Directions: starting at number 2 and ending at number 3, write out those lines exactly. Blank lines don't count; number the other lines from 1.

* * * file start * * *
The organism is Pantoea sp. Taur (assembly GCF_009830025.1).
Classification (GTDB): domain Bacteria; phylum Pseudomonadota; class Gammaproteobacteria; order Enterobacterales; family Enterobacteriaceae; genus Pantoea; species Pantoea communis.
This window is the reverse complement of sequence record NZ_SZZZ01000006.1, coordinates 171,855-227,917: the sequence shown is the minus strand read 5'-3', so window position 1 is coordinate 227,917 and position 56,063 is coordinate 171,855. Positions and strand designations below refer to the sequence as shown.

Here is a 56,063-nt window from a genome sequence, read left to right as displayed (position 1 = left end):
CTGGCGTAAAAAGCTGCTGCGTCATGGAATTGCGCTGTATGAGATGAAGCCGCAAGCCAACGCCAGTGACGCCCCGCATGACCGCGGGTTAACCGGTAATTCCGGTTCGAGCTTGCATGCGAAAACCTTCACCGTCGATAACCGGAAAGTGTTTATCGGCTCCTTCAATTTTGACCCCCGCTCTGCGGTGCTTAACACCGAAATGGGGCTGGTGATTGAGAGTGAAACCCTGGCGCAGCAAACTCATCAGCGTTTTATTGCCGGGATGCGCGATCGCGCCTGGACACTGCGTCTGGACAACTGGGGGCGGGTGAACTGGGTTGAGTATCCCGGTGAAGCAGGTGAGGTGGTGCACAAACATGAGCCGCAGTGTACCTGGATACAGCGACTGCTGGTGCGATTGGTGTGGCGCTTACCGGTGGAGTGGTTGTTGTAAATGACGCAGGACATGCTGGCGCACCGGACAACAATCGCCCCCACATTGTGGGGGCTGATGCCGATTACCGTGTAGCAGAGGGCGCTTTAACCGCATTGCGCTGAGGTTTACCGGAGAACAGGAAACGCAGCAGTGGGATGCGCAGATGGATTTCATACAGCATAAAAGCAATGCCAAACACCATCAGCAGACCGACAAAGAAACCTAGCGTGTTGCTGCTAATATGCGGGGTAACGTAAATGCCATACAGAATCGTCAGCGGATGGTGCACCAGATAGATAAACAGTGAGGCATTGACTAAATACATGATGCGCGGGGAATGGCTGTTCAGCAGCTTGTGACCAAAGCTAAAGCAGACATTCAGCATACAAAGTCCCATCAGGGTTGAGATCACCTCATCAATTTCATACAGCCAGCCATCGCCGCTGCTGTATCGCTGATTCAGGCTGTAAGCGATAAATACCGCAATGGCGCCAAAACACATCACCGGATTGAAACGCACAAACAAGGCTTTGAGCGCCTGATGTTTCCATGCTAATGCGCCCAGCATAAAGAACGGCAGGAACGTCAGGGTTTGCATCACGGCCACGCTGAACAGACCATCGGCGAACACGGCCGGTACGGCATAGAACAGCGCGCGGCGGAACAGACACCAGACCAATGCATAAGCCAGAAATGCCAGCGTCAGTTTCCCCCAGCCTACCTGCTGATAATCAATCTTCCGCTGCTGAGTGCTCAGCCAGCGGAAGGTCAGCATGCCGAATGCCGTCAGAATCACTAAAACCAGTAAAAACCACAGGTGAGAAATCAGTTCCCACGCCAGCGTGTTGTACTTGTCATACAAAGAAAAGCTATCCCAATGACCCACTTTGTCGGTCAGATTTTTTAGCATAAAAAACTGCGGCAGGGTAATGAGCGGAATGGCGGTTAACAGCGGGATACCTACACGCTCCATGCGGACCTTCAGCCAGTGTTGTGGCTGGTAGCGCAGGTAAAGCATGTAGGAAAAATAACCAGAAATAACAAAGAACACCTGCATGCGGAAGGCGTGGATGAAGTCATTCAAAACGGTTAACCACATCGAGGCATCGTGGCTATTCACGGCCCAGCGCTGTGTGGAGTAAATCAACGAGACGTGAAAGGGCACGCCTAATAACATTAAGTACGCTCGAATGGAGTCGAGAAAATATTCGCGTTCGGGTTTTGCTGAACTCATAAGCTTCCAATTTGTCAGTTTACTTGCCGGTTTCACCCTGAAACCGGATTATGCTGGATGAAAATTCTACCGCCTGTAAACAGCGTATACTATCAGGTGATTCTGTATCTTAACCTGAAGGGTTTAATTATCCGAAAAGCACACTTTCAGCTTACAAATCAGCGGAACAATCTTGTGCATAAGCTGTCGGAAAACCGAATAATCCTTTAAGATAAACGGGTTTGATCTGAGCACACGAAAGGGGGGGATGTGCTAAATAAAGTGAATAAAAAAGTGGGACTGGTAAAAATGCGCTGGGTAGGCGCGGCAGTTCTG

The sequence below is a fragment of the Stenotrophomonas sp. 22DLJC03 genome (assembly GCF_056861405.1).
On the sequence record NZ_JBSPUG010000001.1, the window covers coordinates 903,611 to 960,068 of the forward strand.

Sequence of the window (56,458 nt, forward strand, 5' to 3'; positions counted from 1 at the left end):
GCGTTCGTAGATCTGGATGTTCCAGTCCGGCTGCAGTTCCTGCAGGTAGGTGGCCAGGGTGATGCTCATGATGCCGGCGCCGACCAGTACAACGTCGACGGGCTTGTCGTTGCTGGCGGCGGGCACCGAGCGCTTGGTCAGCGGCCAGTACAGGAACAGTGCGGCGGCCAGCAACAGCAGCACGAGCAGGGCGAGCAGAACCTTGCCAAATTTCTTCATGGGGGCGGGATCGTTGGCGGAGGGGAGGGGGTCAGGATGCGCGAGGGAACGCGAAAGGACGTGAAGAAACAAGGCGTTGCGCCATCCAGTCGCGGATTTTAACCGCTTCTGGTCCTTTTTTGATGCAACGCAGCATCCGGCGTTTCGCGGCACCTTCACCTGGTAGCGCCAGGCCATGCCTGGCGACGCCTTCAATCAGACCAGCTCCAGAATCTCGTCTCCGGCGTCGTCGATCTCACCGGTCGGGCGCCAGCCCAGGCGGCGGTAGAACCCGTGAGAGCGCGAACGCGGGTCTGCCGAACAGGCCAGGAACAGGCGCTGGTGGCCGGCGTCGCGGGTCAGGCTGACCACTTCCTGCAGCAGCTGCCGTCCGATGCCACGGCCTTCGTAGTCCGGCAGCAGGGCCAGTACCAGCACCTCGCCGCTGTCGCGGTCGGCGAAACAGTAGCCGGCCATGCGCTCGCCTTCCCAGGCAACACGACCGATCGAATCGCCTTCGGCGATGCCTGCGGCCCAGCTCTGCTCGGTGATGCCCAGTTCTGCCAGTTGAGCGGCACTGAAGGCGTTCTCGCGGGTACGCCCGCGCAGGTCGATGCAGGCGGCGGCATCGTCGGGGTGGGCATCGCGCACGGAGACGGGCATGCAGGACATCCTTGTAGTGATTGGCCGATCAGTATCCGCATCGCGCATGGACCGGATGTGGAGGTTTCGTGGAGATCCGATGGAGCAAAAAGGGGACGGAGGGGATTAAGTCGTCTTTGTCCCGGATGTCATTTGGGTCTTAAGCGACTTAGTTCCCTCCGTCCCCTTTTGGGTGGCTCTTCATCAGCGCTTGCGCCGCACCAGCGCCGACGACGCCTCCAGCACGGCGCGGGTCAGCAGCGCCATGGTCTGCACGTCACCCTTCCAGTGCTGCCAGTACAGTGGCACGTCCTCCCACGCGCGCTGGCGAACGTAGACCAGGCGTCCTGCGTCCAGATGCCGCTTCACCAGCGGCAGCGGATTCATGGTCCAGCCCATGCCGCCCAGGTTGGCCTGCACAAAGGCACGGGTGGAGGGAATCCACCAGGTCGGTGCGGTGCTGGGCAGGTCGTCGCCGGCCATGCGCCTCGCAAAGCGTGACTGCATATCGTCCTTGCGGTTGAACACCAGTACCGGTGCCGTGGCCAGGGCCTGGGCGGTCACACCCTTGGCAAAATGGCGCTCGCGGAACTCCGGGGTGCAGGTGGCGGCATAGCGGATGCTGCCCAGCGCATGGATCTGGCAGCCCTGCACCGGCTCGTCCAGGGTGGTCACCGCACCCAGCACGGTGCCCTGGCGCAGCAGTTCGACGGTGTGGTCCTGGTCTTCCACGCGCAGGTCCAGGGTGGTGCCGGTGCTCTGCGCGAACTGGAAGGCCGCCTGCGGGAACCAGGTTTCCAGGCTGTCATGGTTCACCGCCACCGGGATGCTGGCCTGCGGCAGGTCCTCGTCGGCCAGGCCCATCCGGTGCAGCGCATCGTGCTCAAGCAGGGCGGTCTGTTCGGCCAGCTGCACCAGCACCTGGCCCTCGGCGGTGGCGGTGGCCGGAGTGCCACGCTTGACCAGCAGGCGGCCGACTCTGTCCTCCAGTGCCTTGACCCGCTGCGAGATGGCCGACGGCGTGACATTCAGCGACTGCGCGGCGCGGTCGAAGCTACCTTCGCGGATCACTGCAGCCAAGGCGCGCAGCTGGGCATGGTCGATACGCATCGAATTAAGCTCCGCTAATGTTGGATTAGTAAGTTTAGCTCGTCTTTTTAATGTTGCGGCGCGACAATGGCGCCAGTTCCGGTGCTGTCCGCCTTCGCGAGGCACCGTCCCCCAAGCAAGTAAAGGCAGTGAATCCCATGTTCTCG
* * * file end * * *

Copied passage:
Classification (GTDB): domain Bacteria; phylum Pseudomonadota; class Gammaproteobacteria; order Enterobacterales; family Enterobacteriaceae; genus Pantoea; species Pantoea communis.
This window is the reverse complement of sequence record NZ_SZZZ01000006.1, coordinates 171,855-227,917: the sequence shown is the minus strand read 5'-3', so window position 1 is coordinate 227,917 and position 56,063 is coordinate 171,855. Positions and strand designations below refer to the sequence as shown.